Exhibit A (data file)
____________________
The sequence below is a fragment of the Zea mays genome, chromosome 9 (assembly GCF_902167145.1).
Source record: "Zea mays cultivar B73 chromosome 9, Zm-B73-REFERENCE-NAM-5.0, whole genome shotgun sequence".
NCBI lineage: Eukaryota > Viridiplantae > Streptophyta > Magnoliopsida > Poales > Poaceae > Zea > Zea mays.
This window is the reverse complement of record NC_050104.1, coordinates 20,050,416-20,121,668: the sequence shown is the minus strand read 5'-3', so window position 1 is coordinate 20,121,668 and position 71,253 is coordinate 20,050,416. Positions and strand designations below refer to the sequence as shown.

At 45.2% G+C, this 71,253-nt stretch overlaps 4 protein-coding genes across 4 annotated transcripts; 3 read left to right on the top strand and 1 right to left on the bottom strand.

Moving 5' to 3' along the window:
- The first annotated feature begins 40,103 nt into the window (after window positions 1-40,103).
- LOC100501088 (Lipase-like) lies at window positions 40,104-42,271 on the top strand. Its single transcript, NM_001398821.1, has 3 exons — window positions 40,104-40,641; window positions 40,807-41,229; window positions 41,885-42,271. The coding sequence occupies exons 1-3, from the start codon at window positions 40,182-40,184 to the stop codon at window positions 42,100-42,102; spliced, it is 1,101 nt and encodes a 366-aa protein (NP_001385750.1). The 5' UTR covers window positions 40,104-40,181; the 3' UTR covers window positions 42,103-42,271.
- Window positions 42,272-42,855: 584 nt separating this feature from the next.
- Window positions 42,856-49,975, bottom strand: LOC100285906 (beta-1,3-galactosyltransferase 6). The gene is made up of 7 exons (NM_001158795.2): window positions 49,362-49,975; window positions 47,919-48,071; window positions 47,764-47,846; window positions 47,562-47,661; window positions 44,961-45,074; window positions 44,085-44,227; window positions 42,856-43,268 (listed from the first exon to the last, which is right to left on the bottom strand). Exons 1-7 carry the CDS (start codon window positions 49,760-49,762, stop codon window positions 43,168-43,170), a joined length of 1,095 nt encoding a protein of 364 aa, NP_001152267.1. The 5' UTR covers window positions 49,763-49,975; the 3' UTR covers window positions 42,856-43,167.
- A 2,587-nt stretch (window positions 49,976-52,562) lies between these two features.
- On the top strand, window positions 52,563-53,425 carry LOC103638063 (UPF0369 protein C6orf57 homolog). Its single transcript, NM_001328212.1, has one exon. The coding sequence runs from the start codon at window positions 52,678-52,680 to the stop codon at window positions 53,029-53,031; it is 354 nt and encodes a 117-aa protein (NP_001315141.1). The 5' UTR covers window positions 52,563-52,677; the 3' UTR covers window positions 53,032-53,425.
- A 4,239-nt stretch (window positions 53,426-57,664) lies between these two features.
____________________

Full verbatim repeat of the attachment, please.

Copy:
The sequence below is a fragment of the Zea mays genome, chromosome 9 (assembly GCF_902167145.1).
Source record: "Zea mays cultivar B73 chromosome 9, Zm-B73-REFERENCE-NAM-5.0, whole genome shotgun sequence".
NCBI lineage: Eukaryota > Viridiplantae > Streptophyta > Magnoliopsida > Poales > Poaceae > Zea > Zea mays.
This window is the reverse complement of record NC_050104.1, coordinates 20,050,416-20,121,668: the sequence shown is the minus strand read 5'-3', so window position 1 is coordinate 20,121,668 and position 71,253 is coordinate 20,050,416. Positions and strand designations below refer to the sequence as shown.

At 45.2% G+C, this 71,253-nt stretch overlaps 4 protein-coding genes across 4 annotated transcripts; 3 read left to right on the top strand and 1 right to left on the bottom strand.

Moving 5' to 3' along the window:
- The first annotated feature begins 40,103 nt into the window (after window positions 1-40,103).
- LOC100501088 (Lipase-like) lies at window positions 40,104-42,271 on the top strand. Its single transcript, NM_001398821.1, has 3 exons — window positions 40,104-40,641; window positions 40,807-41,229; window positions 41,885-42,271. The coding sequence occupies exons 1-3, from the start codon at window positions 40,182-40,184 to the stop codon at window positions 42,100-42,102; spliced, it is 1,101 nt and encodes a 366-aa protein (NP_001385750.1). The 5' UTR covers window positions 40,104-40,181; the 3' UTR covers window positions 42,103-42,271.
- Window positions 42,272-42,855: 584 nt separating this feature from the next.
- Window positions 42,856-49,975, bottom strand: LOC100285906 (beta-1,3-galactosyltransferase 6). The gene is made up of 7 exons (NM_001158795.2): window positions 49,362-49,975; window positions 47,919-48,071; window positions 47,764-47,846; window positions 47,562-47,661; window positions 44,961-45,074; window positions 44,085-44,227; window positions 42,856-43,268 (listed from the first exon to the last, which is right to left on the bottom strand). Exons 1-7 carry the CDS (start codon window positions 49,760-49,762, stop codon window positions 43,168-43,170), a joined length of 1,095 nt encoding a protein of 364 aa, NP_001152267.1. The 5' UTR covers window positions 49,763-49,975; the 3' UTR covers window positions 42,856-43,167.
- A 2,587-nt stretch (window positions 49,976-52,562) lies between these two features.
- On the top strand, window positions 52,563-53,425 carry LOC103638063 (UPF0369 protein C6orf57 homolog). Its single transcript, NM_001328212.1, has one exon. The coding sequence runs from the start codon at window positions 52,678-52,680 to the stop codon at window positions 53,029-53,031; it is 354 nt and encodes a 117-aa protein (NP_001315141.1). The 5' UTR covers window positions 52,563-52,677; the 3' UTR covers window positions 53,032-53,425.
- A 4,239-nt stretch (window positions 53,426-57,664) lies between these two features.